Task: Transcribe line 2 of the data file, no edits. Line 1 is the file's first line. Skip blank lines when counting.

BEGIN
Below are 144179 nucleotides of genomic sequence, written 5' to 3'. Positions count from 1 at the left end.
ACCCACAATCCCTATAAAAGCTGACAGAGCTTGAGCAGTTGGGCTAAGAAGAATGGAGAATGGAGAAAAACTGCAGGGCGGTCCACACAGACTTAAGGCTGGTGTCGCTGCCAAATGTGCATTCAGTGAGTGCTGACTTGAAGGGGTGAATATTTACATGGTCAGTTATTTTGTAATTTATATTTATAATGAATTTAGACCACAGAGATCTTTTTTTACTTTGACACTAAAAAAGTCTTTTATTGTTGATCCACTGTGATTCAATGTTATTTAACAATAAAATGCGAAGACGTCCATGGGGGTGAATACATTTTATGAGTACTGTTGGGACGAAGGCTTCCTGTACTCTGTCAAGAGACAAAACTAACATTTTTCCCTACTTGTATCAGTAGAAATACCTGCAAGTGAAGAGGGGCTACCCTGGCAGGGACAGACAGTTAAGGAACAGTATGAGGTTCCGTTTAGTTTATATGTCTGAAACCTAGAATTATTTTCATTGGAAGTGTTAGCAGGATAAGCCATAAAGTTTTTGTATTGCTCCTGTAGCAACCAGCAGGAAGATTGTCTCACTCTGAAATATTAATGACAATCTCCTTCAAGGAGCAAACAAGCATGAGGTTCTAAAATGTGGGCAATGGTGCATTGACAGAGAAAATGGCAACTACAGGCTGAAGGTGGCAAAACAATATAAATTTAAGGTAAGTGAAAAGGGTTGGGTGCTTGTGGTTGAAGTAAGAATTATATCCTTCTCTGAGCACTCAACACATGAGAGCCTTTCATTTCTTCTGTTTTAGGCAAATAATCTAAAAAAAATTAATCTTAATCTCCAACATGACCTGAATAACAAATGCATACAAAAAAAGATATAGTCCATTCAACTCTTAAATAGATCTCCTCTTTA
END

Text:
ACCCACAATCCCTATAAAAGCTGACAGAGCTTGAGCAGTTGGGCTAAGAAGAATGGAGAATGGAGAAAAACTGCAGGGCGGTCCACACAGACTTAAGGCTGGTGTCGCTGCCAAATGTGCATTCAGTGAGTGCTGACTTGAAGGGGTGAATATTTACATGGTCAGTTATTTTGTAATTTATATTTATAATGAATTTAGACCACAGAGATCTTTTTTTACTTTGACACTAAAAAAGTCTTTTATTGTTGATCCACTGTGATTCAATGTTATTTAACAATAAAATGCGAAGACGTCCATGGGGGTGAATACATTTTATGAGTACTGTTGGGACGAAGGCTTCCTGTACTCTGTCAAGAGACAAAACTAACATTTTTCCCTACTTGTATCAGTAGAAATACCTGCAAGTGAAGAGGGGCTACCCTGGCAGGGACAGACAGTTAAGGAACAGTATGAGGTTCCGTTTAGTTTATATGTCTGAAACCTAGAATTATTTTCATTGGAAGTGTTAGCAGGATAAGCCATAAAGTTTTTGTATTGCTCCTGTAGCAACCAGCAGGAAGATTGTCTCACTCTGAAATATTAATGACAATCTCCTTCAAGGAGCAAACAAGCATGAGGTTCTAAAATGTGGGCAATGGTGCATTGACAGAGAAAATGGCAACTACAGGCTGAAGGTGGCAAAACAATATAAATTTAAGGTAAGTGAAAAGGGTTGGGTGCTTGTGGTTGAAGTAAGAATTATATCCTTCTCTGAGCACTCAACACATGAGAGCCTTTCATTTCTTCTGTTTTAGGCAAATAATCTAAAAAAAATTAATCTTAATCTCCAACATGACCTGAATAACAAATGCATACAAAAAAAGATATAGTCCATTCAACTCTTAAATAGATCTCCTCTTTA